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As oil prices climbed to multi-month highs on Tuesday, one strategist warned of the "potential for greater disruption" ahead for crude markets.
"It's almost like 2011, when (former Libyan dictator Muammar Gaddafi) was toppled. If ... Libya comes into play, that's only going to add more tightness to the market, " John Driscoll, chief strategist at JTD Energy Services, told CNBC's "Squawk Box" on Tuesday.
Driscoll's comments came amid a recent violent resurgence in Libya, a key oil producer in the Organization of the Petroleum Exporting Countries (OPEC).
Rebel forces loyal to renegade leader General Khalifa Hifter, who effectively controls the country's breakaway east, launched a surprise attack against the home of Libya's UN-recognized government last week. The move risks plunging the country back into civil war.
Reports also surfaced overnight that the airport in Libya's capital, Tripoli, had been hit by air strikes.
In addition to concerns over the ongoing conflict in Libya, Driscoll cited Venezuela and Iran as other potential sources of risks for the oil markets.
For Venezuela, he said: "Things are terrible there, oil output is plummeting, then you've got this wave of electrical outages that have halved their exports."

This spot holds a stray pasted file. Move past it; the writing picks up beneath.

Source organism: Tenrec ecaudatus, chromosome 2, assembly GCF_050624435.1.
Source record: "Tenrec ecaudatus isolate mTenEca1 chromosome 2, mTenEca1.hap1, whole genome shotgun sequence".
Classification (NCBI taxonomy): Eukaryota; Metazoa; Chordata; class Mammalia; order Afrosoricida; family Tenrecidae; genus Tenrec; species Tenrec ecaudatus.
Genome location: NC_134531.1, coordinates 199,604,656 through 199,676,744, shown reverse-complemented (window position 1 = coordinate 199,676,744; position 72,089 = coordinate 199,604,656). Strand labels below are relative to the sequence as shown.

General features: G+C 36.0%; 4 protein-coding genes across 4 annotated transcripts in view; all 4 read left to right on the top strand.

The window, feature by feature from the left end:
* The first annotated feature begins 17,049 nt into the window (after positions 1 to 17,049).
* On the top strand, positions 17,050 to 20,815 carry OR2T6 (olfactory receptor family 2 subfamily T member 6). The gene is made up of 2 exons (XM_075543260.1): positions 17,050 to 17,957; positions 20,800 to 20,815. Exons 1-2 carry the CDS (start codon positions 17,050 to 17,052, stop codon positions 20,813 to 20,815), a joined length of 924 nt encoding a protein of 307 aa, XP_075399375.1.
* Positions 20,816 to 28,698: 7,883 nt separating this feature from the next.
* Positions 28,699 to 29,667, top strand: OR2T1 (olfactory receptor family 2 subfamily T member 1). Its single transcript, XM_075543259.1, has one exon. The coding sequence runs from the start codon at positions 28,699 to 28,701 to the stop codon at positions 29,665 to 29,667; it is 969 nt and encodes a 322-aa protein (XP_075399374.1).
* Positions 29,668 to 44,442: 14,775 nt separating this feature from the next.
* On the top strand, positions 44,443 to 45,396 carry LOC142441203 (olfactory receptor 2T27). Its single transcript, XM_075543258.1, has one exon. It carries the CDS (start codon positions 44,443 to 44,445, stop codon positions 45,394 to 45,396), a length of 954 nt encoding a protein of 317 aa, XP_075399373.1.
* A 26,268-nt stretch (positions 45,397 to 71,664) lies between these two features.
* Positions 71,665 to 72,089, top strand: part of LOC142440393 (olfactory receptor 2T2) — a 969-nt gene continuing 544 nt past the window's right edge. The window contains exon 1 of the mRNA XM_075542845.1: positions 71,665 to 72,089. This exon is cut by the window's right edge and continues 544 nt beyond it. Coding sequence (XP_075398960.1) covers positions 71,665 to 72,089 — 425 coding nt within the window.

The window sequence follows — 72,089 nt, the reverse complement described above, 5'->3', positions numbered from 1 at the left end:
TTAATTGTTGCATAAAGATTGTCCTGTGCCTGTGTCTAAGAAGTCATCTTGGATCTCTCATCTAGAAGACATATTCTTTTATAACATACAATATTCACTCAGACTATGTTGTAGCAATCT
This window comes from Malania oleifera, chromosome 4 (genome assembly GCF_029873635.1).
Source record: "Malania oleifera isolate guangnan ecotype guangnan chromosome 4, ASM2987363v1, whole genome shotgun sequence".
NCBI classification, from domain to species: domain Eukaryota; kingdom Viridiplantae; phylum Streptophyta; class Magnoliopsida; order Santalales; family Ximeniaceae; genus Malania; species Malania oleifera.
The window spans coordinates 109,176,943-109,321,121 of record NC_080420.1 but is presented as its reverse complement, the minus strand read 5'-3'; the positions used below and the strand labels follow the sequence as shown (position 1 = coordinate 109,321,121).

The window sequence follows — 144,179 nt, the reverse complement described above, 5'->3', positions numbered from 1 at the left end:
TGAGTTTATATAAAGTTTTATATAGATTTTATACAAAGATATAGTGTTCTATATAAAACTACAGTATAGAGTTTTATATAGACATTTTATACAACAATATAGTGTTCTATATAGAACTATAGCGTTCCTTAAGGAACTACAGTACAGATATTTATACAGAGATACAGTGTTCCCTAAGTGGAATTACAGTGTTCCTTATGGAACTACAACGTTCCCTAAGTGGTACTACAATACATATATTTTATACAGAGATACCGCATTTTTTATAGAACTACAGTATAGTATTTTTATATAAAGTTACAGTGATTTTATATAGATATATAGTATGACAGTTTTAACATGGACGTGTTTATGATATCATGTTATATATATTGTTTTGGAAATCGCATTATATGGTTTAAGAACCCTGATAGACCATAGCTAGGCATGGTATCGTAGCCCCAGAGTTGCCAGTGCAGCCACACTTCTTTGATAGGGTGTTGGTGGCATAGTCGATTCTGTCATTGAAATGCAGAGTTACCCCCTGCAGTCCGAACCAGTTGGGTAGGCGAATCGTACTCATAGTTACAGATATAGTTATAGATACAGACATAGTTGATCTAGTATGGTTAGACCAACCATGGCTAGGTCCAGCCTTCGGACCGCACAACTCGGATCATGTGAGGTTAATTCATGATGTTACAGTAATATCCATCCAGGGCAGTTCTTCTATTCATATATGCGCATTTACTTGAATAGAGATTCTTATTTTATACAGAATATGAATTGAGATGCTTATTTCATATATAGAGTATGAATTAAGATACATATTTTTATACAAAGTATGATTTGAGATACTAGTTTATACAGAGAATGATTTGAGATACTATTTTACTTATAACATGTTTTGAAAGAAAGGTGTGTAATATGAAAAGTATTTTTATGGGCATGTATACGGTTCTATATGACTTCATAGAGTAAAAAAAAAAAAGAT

In January, the U.S. slapped sanctions on Venezuela's state-owned oil company PDVSA in an attempt to oust President Nicolas Maduro as he jostles for power with opposition leader Juan Guaido.
Meanwhile, Washington continues to ratchet up the pressure on Tehran, with U.S. President Donald Trump on Monday labeling Iran's Islamic Revolutionary Guard Corps a terrorist organization — the first time America has formally labeled another country's military a terrorist group.
Tensions between the two countries have sizzled since the U.S. withdrew from a 2015 nuclear deal, known as the Joint Comprehensive Plan of Action, with Iran. The administration also reimposed sanctions on Tehran's crude exports, dealing a blow to the Iranian economy.
Commenting on recent statements made by individuals such as U.S. Secretary of State Mike Pompeo on the "complete obliteration of Iranian exports," Driscoll said that goal was "unrealistic" and "possibly even delusional."
"As oil prices rise, it's going to be harder to keep that oil off the market," he said. "It will find an outlet."
Driscoll said that in the "black swan event" that Tehran loses patience with Washington and attempts to close the Strait of Hormuz — a critical sea passage for crude oil shipments, it would result in the loss of a "critical choke point where 30 percent of the world's oil and gas passes."
Oil prices scaled to new 2019 highs on Monday, with the international benchmark Brent crude futures contract adding 1.1 percent to settle at $71.10 per barrel. U.S. crude futures also rose 2.1 percent to settle at $64.40 per barrel.
In Asian afternoon trade on Tuesday, Brent rose fractionally to $71.13 and U.S. crude futures increased by 0.2 percent at $64.53 per barrel.
"When I was on the show a month ago, I said we are going to breach $70 on Brent but it will be short-lived," Driscoll said.
"Well, let me amend that, I think this one has got a bit more legs," he said. "Libya has come back into play, Iran, Venezuela, it's all getting stronger.
— Reuters and CNBC's Natasha Turak contributed to this report.